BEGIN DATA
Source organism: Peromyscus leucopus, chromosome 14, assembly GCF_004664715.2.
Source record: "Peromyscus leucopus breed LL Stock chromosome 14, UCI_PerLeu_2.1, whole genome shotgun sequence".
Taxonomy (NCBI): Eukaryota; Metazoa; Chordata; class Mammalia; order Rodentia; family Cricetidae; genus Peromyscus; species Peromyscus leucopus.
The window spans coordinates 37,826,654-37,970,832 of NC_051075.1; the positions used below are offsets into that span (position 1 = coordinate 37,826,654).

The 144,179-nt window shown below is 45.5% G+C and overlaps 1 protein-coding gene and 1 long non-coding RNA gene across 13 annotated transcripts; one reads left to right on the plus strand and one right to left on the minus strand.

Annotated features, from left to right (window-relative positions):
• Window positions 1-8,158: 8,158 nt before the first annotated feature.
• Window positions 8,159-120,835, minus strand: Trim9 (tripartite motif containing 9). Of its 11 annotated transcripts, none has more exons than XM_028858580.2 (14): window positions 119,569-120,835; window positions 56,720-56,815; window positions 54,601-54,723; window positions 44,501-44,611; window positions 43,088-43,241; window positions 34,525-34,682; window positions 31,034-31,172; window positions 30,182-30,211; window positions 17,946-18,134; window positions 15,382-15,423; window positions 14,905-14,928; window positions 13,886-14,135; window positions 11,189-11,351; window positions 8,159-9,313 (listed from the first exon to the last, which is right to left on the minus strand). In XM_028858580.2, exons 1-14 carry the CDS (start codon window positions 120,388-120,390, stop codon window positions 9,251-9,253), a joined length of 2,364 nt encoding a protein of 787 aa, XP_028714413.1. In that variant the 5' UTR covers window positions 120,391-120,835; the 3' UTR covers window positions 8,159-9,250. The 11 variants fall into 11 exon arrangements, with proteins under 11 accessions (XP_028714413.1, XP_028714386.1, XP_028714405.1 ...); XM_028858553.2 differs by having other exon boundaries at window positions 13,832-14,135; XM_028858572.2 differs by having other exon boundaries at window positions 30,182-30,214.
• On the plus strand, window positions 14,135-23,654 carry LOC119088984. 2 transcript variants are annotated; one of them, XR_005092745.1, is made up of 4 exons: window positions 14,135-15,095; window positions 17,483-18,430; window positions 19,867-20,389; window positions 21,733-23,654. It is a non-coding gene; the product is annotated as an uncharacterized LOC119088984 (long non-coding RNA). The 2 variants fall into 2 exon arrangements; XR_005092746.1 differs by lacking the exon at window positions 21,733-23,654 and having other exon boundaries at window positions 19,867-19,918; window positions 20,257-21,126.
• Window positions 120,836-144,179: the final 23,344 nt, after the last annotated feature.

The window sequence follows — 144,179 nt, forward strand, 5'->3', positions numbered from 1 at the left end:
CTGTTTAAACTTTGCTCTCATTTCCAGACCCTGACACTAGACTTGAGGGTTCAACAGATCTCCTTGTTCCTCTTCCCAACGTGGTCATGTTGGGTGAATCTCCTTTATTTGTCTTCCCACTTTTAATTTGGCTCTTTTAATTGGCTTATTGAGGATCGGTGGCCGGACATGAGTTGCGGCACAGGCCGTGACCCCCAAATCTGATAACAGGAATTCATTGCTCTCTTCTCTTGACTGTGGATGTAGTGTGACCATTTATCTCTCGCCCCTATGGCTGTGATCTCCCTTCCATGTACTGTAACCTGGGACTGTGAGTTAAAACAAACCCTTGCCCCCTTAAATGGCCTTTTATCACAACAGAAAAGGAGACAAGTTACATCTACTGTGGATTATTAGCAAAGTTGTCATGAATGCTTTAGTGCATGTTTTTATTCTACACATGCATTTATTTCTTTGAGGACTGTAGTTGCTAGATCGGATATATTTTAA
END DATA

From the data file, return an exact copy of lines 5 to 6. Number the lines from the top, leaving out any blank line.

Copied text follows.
The 144,179-nt window shown below is 45.5% G+C and overlaps 1 protein-coding gene and 1 long non-coding RNA gene across 13 annotated transcripts; one reads left to right on the plus strand and one right to left on the minus strand.

Annotated features, from left to right (window-relative positions):